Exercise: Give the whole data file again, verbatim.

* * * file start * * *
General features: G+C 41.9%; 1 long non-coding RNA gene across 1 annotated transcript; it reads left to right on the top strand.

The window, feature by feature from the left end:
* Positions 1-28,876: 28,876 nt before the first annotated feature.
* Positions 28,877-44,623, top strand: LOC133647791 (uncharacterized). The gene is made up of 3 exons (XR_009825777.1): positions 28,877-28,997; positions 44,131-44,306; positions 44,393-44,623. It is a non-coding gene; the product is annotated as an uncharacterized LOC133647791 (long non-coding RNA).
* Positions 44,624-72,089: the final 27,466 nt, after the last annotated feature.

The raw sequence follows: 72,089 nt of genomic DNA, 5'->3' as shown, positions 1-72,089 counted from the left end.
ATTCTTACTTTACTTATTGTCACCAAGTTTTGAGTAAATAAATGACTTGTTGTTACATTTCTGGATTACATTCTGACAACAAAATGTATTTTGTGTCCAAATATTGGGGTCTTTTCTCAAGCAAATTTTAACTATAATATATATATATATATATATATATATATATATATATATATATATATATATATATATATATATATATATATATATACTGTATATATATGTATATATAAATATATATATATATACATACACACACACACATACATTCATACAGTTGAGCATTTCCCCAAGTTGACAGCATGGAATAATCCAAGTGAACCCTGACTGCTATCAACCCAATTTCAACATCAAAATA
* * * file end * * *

General features: G+C 41.9%; 1 long non-coding RNA gene across 1 annotated transcript; it reads left to right on the top strand.

The window, feature by feature from the left end:
* Positions 1-28,876: 28,876 nt before the first annotated feature.
* Positions 28,877-44,623, top strand: LOC133647791 (uncharacterized). The gene is made up of 3 exons (XR_009825777.1): positions 28,877-28,997; positions 44,131-44,306; positions 44,393-44,623. It is a non-coding gene; the product is annotated as an uncharacterized LOC133647791 (long non-coding RNA).
* Positions 44,624-72,089: the final 27,466 nt, after the last annotated feature.

The raw sequence follows: 72,089 nt of genomic DNA, 5'->3' as shown, positions 1-72,089 counted from the left end.
ATTCTTACTTTACTTATTGTCACCAAGTTTTGAGTAAATAAATGACTTGTTGTTACATTTCTGGATTACATTCTGACAACAAAATGTATTTTGTGTCCAAATATTGGGGTCTTTTCTCAAGCAAATTTTAACTATAATATATATATATATATATATATATATATATATATATATATATATATATATATATATATATATATATATATATATACTGTATATATATGTATATATAAATATATATATATATACATACACACACACACATACATTCATACAGTTGAGCATTTCCCCAAGTTGACAGCATGGAATAATCCAAGTGAACCCTGACTGCTATCAACCCAATTTCAACATCAAAATA